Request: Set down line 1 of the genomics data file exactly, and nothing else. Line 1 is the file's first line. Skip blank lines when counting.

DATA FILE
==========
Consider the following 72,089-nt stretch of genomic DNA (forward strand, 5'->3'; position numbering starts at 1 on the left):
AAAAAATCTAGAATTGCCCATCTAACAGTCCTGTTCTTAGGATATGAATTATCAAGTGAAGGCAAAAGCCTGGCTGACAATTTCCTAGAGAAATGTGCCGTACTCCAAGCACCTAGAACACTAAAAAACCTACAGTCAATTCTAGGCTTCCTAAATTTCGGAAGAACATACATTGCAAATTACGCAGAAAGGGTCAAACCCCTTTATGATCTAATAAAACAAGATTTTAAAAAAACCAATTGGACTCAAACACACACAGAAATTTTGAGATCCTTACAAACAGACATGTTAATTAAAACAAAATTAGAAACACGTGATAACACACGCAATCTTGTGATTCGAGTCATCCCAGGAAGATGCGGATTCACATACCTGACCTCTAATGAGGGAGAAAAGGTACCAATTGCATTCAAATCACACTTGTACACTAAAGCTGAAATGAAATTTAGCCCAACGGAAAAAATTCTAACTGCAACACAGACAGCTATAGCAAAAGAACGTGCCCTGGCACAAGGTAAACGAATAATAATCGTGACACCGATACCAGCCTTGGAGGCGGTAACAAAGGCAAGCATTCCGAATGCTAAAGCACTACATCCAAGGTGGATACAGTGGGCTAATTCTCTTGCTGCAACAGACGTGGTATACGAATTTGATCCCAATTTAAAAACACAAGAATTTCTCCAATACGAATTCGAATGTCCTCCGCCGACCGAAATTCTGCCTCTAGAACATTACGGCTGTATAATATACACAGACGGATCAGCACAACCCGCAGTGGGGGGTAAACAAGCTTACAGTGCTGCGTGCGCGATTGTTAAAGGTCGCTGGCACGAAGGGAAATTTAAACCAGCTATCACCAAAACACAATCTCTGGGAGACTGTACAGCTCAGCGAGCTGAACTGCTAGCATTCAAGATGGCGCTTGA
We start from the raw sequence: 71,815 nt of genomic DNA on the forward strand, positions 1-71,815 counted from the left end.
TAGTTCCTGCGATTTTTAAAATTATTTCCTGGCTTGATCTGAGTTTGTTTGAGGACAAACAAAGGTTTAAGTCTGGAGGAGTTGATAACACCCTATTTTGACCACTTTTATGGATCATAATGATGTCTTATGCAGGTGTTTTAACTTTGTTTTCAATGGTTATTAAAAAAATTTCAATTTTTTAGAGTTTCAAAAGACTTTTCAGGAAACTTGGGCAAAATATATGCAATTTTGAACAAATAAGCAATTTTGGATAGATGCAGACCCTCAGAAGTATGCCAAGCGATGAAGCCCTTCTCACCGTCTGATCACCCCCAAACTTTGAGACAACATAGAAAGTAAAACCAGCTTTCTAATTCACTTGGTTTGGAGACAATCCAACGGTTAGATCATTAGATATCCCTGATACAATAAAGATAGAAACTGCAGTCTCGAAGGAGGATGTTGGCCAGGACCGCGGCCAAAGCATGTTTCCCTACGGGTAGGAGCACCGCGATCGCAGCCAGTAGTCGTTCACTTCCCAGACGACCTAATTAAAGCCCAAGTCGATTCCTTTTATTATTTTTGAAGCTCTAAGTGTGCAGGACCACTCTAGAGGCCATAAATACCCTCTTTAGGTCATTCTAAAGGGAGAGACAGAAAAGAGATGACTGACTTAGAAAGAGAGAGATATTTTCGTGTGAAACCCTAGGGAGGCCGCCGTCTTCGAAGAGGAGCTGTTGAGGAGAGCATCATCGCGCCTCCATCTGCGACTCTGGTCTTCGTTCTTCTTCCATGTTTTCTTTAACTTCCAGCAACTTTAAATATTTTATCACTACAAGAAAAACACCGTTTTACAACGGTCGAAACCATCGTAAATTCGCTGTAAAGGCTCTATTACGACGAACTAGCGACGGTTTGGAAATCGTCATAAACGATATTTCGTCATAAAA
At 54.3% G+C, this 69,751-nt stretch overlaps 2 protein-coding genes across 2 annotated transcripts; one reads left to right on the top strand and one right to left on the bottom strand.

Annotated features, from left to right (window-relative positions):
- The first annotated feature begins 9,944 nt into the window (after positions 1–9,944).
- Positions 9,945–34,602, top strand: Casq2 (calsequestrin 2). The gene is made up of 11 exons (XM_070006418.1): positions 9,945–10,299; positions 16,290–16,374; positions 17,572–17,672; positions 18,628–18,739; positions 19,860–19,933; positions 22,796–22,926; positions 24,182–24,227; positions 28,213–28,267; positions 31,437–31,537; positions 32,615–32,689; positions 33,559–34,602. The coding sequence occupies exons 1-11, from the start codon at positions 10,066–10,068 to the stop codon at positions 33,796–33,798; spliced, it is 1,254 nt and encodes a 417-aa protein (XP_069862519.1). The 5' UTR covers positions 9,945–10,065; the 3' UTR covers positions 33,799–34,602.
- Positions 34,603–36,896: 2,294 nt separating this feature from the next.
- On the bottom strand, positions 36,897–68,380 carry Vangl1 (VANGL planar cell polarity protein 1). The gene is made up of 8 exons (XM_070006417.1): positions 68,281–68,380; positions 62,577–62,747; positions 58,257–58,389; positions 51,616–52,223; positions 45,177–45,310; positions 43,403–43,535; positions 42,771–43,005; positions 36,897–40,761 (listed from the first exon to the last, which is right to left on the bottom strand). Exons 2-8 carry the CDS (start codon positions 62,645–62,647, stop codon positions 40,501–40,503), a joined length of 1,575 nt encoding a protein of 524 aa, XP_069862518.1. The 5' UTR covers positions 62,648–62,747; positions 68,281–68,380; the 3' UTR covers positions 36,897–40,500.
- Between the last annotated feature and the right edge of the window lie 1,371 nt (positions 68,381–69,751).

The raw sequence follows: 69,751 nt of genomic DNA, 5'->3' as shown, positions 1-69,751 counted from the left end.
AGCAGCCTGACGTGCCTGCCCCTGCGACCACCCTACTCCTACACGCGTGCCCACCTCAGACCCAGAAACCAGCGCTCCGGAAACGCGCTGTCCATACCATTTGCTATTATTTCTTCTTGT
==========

Consider the following 72,089-nt stretch of genomic DNA (forward strand, 5'->3'; position numbering starts at 1 on the left):